Author(s): Gajewski TF, Gajewski TF
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Abstract The continually growing list of defined tumor antigens is broadening the potential applicability of tumor antigen-targeted cancer therapies. Although cancer vaccines and adoptive T-cell transfer have been shown to increase the frequency of circulating tumor antigen-specific T cells, these approaches cause clinical responses in a few patients. In melanoma, approximately one third of metastatic lesions contain activated T cells, including those specific for tumor antigens, arguing that the priming phase has occurred already in such individuals even without vaccination. These observations indicate that tumor resistance to immune destruction may dominate in many instances, arguing for a thorough analysis of the melanoma tumor microenvironment in individual patients. Recent work has suggested that T-cell anergy, the influence of CD4+ CD25+ regulatory T cells, the expression of inhibitory ligands, such as PD-L1, and the activity of nutrient-catabolizing enzymes, such as indoleamine 2,3-dioxygenase, may be involved. Preclinical murine models have shown that interfering with each of these processes can translate into T-cell-mediated tumor control. Importantly, each of these targets is amenable to clinical manipulation. Clinical translation of these approaches to counter negative regulation of antitumor immunity should receive high priority.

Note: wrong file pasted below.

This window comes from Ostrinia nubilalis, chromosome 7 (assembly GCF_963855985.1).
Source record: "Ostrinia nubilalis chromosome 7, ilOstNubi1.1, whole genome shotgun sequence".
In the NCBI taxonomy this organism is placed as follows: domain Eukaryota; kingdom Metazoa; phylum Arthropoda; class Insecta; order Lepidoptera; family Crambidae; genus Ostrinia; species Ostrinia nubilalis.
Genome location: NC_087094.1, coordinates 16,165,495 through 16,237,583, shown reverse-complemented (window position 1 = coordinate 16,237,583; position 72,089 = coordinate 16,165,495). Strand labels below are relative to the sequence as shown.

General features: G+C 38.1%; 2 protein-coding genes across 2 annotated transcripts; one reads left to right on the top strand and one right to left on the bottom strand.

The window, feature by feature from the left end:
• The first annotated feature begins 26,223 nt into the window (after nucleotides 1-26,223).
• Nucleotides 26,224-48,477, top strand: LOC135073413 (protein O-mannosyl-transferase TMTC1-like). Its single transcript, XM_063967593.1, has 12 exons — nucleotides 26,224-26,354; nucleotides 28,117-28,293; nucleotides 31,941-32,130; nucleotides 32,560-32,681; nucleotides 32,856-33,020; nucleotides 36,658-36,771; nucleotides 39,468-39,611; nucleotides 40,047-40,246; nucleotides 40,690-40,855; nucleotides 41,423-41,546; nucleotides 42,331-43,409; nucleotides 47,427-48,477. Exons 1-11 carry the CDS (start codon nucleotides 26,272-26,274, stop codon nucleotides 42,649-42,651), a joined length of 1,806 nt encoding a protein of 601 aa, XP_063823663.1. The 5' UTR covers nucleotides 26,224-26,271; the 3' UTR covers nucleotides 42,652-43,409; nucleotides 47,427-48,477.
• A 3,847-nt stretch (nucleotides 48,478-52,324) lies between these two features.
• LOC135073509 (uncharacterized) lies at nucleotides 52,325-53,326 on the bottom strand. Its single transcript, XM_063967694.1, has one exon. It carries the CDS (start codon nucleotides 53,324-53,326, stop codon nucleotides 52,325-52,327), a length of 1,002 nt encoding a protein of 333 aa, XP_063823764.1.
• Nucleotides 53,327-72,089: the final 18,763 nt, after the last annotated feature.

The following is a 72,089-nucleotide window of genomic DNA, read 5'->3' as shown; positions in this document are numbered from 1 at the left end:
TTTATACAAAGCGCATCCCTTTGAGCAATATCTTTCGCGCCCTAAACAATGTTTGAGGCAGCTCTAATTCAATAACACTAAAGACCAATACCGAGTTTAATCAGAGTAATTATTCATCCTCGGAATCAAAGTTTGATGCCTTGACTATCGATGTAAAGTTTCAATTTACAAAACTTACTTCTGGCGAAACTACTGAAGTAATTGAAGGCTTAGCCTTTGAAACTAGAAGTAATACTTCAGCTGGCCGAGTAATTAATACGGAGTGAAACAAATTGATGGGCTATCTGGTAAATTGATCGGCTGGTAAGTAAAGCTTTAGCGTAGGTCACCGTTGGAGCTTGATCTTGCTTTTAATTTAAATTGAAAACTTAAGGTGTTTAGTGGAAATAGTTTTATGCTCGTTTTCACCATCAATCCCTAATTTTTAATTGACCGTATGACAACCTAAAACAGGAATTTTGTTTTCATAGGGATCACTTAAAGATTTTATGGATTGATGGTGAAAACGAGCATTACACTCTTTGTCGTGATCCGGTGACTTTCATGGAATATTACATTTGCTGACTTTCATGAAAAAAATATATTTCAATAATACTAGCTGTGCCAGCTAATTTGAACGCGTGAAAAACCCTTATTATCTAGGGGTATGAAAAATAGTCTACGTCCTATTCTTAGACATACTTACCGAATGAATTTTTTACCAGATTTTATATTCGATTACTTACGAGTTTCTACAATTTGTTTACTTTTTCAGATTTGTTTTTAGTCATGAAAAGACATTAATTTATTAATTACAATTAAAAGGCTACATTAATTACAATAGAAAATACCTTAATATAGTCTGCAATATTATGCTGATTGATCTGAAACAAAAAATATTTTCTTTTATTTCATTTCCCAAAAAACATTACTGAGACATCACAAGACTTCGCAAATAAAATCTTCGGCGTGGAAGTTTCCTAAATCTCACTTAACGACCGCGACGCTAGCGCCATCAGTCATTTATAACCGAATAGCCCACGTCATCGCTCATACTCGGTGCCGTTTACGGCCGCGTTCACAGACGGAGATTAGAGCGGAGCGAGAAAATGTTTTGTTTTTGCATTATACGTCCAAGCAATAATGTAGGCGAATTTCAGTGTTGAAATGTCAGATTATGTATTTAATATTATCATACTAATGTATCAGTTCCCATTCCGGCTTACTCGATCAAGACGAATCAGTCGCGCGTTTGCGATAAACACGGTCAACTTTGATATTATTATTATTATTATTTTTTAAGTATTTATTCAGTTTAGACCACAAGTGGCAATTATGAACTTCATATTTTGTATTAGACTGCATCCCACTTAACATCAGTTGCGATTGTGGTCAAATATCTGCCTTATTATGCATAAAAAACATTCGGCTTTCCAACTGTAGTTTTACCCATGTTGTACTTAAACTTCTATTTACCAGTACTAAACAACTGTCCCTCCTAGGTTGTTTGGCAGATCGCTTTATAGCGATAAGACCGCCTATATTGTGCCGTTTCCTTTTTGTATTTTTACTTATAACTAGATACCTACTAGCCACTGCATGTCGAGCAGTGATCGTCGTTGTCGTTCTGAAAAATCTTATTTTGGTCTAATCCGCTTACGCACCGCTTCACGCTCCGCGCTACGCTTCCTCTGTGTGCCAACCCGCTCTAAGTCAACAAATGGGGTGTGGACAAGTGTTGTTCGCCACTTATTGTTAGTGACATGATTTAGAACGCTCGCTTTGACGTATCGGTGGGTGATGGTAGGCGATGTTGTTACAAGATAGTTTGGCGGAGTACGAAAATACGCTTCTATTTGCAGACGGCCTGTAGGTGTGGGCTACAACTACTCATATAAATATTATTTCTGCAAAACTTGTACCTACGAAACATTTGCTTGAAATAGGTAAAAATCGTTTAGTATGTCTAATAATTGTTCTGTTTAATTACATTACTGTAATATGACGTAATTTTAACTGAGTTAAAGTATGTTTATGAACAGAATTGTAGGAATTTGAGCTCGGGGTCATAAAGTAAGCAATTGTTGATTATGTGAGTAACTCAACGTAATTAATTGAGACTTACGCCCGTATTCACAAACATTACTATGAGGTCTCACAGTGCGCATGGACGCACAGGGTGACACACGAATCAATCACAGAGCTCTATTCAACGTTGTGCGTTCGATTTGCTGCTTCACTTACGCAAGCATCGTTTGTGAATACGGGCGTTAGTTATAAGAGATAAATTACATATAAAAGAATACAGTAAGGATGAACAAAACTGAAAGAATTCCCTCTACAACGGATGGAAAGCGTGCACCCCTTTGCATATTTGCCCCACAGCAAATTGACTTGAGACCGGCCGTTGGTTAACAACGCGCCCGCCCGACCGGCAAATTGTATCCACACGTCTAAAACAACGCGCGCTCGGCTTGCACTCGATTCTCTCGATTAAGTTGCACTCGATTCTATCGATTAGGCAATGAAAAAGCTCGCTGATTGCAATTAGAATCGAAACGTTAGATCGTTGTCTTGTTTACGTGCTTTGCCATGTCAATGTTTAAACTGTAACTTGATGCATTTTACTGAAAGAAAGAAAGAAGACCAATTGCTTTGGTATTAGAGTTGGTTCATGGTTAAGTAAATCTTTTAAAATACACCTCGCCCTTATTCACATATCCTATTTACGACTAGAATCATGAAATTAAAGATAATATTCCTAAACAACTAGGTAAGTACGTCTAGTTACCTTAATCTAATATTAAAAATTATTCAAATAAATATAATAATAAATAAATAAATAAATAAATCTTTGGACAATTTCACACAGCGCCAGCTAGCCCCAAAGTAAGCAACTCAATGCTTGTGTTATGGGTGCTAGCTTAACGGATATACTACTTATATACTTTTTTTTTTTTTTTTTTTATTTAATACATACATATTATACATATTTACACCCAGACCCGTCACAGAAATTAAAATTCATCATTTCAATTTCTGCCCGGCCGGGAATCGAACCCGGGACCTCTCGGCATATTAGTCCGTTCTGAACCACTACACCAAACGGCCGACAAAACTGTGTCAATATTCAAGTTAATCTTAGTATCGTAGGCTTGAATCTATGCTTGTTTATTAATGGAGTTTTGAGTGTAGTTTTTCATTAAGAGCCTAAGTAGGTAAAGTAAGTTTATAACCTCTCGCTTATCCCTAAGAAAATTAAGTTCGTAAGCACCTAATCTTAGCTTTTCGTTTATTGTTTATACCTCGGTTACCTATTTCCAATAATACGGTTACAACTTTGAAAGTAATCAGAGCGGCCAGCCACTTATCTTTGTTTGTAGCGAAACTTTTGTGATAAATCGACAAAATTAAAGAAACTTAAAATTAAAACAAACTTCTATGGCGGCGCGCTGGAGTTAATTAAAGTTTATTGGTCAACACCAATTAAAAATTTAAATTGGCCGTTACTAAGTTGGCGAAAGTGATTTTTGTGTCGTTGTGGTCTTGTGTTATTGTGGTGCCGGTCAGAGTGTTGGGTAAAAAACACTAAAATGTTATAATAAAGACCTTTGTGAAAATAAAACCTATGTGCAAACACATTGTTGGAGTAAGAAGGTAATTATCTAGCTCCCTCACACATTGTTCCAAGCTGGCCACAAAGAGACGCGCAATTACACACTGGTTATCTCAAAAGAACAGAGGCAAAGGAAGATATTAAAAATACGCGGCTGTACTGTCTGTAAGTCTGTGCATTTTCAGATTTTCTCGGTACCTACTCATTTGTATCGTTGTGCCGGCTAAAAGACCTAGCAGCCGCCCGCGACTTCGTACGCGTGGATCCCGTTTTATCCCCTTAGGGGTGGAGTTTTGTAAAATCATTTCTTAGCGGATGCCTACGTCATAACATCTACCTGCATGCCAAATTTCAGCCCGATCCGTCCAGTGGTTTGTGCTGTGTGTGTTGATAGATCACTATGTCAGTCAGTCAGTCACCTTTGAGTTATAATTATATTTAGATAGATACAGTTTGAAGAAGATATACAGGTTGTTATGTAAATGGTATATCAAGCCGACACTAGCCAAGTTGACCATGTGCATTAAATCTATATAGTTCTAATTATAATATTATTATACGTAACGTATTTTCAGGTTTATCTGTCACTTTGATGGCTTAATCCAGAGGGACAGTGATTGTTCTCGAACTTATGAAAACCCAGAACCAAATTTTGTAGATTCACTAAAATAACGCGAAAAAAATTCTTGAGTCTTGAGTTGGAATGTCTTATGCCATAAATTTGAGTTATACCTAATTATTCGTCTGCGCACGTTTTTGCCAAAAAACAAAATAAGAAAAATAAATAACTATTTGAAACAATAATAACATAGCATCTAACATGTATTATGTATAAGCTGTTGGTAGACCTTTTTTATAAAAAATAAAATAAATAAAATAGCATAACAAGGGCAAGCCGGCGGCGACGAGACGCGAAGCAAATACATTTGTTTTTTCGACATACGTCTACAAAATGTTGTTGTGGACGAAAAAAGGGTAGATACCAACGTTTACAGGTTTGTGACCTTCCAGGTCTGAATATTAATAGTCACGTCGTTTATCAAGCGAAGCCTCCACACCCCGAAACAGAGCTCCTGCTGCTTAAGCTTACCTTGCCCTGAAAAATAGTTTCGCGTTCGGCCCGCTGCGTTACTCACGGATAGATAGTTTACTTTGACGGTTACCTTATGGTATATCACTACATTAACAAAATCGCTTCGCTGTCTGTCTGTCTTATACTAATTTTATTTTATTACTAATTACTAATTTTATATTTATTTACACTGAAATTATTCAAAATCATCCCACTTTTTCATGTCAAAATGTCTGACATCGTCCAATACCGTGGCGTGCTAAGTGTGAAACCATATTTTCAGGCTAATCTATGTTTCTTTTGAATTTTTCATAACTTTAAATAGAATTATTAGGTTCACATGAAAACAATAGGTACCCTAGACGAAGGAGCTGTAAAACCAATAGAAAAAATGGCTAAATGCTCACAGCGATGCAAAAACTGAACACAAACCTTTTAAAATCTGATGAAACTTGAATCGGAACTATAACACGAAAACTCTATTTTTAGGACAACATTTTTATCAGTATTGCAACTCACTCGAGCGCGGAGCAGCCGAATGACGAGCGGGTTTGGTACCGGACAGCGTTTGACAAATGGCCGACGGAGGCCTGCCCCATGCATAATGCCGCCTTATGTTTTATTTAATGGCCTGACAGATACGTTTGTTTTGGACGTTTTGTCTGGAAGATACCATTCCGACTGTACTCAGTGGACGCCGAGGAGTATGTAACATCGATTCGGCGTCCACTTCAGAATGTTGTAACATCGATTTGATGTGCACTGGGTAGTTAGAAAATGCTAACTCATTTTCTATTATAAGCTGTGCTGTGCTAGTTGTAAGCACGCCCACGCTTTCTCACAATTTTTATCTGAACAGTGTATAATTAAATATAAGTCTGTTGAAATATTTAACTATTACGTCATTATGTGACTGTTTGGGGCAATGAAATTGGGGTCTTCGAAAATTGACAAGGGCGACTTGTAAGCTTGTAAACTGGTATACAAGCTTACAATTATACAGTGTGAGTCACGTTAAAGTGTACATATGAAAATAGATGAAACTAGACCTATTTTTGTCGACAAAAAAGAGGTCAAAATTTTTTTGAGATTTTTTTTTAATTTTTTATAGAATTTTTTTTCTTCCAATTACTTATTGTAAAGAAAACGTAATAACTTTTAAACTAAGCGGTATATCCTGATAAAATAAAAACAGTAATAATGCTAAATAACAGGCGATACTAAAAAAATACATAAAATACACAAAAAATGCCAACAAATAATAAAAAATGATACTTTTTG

This article was published in Clin Cancer Res
and referenced in Journal of Cancer Science & Therapy